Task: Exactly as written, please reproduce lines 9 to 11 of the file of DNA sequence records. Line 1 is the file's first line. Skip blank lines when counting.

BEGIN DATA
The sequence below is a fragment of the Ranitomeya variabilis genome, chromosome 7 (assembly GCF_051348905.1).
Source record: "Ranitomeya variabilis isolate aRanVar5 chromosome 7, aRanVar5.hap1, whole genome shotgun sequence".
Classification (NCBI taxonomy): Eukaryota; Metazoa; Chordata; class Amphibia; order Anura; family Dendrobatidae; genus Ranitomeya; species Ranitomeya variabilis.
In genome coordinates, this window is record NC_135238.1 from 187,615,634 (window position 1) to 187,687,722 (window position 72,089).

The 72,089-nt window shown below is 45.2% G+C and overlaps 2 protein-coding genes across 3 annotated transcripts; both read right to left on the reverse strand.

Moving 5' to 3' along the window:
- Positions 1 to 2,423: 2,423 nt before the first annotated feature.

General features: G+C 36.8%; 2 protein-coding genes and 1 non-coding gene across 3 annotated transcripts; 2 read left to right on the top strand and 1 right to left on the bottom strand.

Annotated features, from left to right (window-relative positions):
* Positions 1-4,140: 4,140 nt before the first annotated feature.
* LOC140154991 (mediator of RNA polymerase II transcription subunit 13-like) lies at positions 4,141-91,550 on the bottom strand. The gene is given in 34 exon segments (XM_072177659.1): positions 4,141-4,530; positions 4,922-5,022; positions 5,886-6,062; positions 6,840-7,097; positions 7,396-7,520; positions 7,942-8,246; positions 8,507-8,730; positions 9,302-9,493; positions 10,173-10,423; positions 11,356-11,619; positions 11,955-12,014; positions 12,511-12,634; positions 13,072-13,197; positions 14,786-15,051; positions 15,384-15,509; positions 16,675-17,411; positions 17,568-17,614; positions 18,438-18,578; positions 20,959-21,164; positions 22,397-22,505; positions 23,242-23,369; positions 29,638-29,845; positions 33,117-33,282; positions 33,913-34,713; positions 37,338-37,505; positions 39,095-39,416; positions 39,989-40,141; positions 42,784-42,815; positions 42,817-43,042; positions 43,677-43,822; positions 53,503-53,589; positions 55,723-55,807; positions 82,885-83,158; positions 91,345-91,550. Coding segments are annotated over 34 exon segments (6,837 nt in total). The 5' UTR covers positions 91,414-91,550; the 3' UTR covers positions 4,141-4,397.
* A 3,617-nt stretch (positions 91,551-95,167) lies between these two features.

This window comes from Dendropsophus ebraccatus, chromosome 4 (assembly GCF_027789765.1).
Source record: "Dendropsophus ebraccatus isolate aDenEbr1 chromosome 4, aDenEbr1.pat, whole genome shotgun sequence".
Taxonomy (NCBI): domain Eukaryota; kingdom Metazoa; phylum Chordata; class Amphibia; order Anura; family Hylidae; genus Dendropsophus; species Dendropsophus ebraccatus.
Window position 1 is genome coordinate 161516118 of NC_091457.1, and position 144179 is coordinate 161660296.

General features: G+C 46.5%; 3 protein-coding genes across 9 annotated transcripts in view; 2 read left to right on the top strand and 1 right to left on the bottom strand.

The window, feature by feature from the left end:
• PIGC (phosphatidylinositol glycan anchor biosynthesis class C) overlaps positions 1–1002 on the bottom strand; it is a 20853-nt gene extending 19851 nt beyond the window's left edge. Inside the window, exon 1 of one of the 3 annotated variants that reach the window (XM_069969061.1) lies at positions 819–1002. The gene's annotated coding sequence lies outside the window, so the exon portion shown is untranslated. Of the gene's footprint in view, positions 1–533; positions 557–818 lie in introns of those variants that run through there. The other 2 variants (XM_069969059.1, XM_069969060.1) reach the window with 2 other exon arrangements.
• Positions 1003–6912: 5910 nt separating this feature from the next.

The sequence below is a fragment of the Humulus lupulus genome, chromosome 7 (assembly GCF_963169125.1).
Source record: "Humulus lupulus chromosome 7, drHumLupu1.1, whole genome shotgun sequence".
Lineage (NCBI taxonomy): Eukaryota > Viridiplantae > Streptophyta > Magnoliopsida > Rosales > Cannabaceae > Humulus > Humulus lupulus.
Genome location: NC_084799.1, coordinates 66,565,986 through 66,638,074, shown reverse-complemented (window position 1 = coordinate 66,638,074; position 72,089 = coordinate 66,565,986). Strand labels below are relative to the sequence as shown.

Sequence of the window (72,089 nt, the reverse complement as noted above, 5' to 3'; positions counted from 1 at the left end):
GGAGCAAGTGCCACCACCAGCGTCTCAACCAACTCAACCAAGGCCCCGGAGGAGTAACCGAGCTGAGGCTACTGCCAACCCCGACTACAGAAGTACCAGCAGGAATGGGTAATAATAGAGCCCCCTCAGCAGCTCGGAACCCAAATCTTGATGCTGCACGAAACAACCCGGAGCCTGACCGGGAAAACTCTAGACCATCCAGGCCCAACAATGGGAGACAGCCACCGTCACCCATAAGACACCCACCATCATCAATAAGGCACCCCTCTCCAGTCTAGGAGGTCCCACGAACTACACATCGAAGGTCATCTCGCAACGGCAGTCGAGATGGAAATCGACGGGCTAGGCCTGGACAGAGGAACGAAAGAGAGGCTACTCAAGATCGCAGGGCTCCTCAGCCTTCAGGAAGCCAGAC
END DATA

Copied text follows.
Annotated features, from left to right (window-relative positions):
* Positions 1-4,140: 4,140 nt before the first annotated feature.
* LOC140154991 (mediator of RNA polymerase II transcription subunit 13-like) lies at positions 4,141-91,550 on the bottom strand. The gene is given in 34 exon segments (XM_072177659.1): positions 4,141-4,530; positions 4,922-5,022; positions 5,886-6,062; positions 6,840-7,097; positions 7,396-7,520; positions 7,942-8,246; positions 8,507-8,730; positions 9,302-9,493; positions 10,173-10,423; positions 11,356-11,619; positions 11,955-12,014; positions 12,511-12,634; positions 13,072-13,197; positions 14,786-15,051; positions 15,384-15,509; positions 16,675-17,411; positions 17,568-17,614; positions 18,438-18,578; positions 20,959-21,164; positions 22,397-22,505; positions 23,242-23,369; positions 29,638-29,845; positions 33,117-33,282; positions 33,913-34,713; positions 37,338-37,505; positions 39,095-39,416; positions 39,989-40,141; positions 42,784-42,815; positions 42,817-43,042; positions 43,677-43,822; positions 53,503-53,589; positions 55,723-55,807; positions 82,885-83,158; positions 91,345-91,550. Coding segments are annotated over 34 exon segments (6,837 nt in total). The 5' UTR covers positions 91,414-91,550; the 3' UTR covers positions 4,141-4,397.